NASA’s Cyclone Global Navigation Satellite System (aka CYGNSS) is ready to launch. The fleet of eight satellites will take to the skies to measure the intensity of surface winds generated during a hurricane. What sets these satellites apart from others is the ability to “see” through heavy rainfall produced in the heart of these violent storms.
Over the past few decades, hurricane forecasts have dramatically improved. Forecasters are able to deliver more accurate models and better predict what track a hurricane will take. What hasn’t improved is our ability to accurately predict wind speeds. CYGNSS aims to change that.
“This is an amazing day for Earth science,” Christine Bonniksen, CYGNSS program executive in NASA’s Earth Science Division said in a news briefing. “I’m happy to say that the CYGNSS mission is on schedule, on cost, and on science.”
Previous hurricane-observing satellites have measured hurricane wind speeds using short wavelengths of light, which are easily scattered by heavy rain. Ultimately the data collected by these types of instruments are extremely limited.
“We’re hoping that this data will increase our ability to accurately determine how intense a hurricane is when it makes landfall,” Chris Ruf, CYGNSS principal investigator with the Department of Climate and Space Sciences and Engineering at the University of Michigan said in a news briefing.
To ensure CYGNSS was able to record the crucial measurements necessary to its science goals, NASA engineers hacked a GPS navigation receiver to relay the navigation signal as well as how the signal is distorted back to the CYGNSS satellites. GPS operates on longer wavelengths — roughly 10 times the size of a raindrop — which allows the signal to penetrate extremely heavy rainfall. The onboard instruments will then analyze the distortion signal to determine how fast the winds are moving.
CYGNSS will be measuring specular reflection — aka mirror reflection. When the GPS signals are released, they bounce off the oceans below and how the signals are reflected tells the satellites how rough or smooth the ocean is, and a storm’s wind speed can be determined from that. Each satellite measures the reflections from four spots simultaneously as they orbit over the tropics.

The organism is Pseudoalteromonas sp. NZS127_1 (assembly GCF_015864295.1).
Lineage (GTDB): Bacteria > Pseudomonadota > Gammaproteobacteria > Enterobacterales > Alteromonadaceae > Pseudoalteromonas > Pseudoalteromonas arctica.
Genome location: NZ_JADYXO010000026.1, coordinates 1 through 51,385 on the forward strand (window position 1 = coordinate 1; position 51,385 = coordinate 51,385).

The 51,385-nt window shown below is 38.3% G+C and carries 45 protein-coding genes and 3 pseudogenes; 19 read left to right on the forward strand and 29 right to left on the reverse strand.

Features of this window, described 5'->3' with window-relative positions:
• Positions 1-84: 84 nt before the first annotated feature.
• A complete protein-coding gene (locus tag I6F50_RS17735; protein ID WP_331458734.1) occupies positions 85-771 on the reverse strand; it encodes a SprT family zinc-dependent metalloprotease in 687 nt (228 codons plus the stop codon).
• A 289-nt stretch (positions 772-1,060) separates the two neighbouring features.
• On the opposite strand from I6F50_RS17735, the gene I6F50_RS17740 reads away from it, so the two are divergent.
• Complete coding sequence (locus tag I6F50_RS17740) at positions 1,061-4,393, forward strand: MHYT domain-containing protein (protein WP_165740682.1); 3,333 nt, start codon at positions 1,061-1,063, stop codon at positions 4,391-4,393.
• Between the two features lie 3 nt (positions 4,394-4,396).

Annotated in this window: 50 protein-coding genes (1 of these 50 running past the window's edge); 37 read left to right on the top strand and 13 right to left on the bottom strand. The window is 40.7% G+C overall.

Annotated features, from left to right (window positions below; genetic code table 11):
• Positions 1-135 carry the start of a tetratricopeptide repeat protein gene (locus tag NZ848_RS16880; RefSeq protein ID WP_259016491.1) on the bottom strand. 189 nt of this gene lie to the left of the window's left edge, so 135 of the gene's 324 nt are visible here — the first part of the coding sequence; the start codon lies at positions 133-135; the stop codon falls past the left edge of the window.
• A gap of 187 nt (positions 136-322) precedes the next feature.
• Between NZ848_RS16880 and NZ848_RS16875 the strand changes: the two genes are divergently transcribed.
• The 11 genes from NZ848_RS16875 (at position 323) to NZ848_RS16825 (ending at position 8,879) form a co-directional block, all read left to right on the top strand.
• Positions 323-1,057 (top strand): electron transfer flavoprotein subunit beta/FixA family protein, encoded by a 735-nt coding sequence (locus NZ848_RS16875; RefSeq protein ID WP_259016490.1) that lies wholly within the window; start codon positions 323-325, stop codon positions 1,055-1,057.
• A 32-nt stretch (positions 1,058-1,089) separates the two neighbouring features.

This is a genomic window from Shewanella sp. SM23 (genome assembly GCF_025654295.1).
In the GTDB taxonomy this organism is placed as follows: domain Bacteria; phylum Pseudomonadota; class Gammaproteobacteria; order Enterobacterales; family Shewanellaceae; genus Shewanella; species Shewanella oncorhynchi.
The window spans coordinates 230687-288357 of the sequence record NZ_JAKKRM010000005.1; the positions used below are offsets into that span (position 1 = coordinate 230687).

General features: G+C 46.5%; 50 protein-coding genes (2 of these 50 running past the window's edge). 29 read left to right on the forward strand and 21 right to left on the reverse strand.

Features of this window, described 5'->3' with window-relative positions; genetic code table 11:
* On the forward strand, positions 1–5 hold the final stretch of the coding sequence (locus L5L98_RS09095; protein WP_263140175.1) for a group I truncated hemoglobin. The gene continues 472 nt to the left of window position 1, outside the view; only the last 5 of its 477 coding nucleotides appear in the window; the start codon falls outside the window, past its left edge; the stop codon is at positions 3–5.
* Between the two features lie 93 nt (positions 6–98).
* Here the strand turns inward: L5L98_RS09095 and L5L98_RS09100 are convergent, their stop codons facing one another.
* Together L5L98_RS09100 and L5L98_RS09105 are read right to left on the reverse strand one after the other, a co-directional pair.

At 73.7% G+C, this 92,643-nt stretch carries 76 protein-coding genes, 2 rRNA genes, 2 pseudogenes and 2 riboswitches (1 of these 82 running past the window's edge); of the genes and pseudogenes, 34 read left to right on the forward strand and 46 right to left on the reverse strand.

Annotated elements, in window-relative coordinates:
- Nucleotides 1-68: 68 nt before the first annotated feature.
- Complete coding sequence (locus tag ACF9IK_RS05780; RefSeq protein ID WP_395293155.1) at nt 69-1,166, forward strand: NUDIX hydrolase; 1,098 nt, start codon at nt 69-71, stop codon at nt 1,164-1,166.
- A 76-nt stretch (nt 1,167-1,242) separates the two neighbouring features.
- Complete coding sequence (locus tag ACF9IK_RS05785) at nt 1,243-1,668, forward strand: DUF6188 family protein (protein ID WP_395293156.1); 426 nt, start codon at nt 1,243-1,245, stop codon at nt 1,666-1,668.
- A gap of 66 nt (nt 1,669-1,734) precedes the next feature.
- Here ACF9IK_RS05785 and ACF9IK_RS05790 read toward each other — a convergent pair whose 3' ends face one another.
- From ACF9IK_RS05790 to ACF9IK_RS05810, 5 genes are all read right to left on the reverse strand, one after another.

“Think of each satellite as a virtual hurricane-hunting airplane,” explained Ruf. “With a constellation of eight satellites, that’s equivalent to the work of 32 hurricane hunting airplanes.” He also explained that the satellites will operate for at least two years, and will re-measure any given spot every seven hours.
The CYGNSS mission cost approximately $162 million to build and run. In order to keep the costs low, engineers simplified the design.
“In order to keep costs low, each individual satellite has to be simple. So, each one has no propulsion system,” Aaron Ridley, CYGNSS constellation scientist with the Department of Climate and Space Sciences and Engineering at the University of Michigan, detailed in the news briefing. “The way we do that is by taking advantage of drag forces in the atmosphere.”
Ridley went on to explain that all eight satellites are launched on one single rocket. They are released two at a time, and spread apart very slowly to eventually cover the globe. He explained that it will take three to six months for them to be spaced about 3000 kilometers from each other.
So how do satellites with no on-board propulsion position themselves in orbit? To ensure the satellites are appropriately spaced (and not stacked on top of one another), each satellite may be periodically placed in what’s called a high drag mode.
Picture a biker cycling along as part of a marathon or major race. In order to minimize drag, the cyclist would tuck down. This is essentially what the satellite will do on orbit. If their position needs to be adjusted, ground controllers will tilt the satellites allowing the aerodynamic drag forces to slow it down.
Acting as a constellation, the satellites can beam back crucial data every few hours, as opposed to every few days. This offers a major advantage as hurricanes evolve very rapidly, so swarms can collect data more quickly than individual satellites.
“CYGNSS is a tool that will provide us 24/7 coverage of the tropical cyclone zone, and it will improve our knowledge of how hurricanes grow so that we can better prepare and protect the people in the path of each hurricane as it comes,” Bonniksen explained.
CYGNSS is set to launch on Monday, December 12, and is expected to be up and running before the next hurricane season.